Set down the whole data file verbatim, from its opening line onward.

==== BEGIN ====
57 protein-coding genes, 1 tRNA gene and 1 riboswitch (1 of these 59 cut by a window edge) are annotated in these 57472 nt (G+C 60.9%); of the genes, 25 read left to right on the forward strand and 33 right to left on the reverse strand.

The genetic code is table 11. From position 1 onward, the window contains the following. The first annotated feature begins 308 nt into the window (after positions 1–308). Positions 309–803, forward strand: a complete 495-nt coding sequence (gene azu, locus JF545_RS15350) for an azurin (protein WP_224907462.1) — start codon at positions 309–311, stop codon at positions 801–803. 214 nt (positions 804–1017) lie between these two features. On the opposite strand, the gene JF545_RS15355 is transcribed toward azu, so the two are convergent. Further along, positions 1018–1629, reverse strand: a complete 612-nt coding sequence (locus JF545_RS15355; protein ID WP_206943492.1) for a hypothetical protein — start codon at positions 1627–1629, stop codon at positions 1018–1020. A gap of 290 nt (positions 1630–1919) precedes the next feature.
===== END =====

57 protein-coding genes, 1 tRNA gene and 1 riboswitch (1 of these 59 cut by a window edge) are annotated in these 57472 nt (G+C 60.9%); of the genes, 25 read left to right on the forward strand and 33 right to left on the reverse strand.

The genetic code is table 11. From position 1 onward, the window contains the following. The first annotated feature begins 308 nt into the window (after positions 1–308). Positions 309–803, forward strand: a complete 495-nt coding sequence (gene azu, locus JF545_RS15350) for an azurin (protein WP_224907462.1) — start codon at positions 309–311, stop codon at positions 801–803. 214 nt (positions 804–1017) lie between these two features. On the opposite strand, the gene JF545_RS15355 is transcribed toward azu, so the two are convergent. Further along, positions 1018–1629, reverse strand: a complete 612-nt coding sequence (locus JF545_RS15355; protein ID WP_206943492.1) for a hypothetical protein — start codon at positions 1627–1629, stop codon at positions 1018–1020. A gap of 290 nt (positions 1630–1919) precedes the next feature.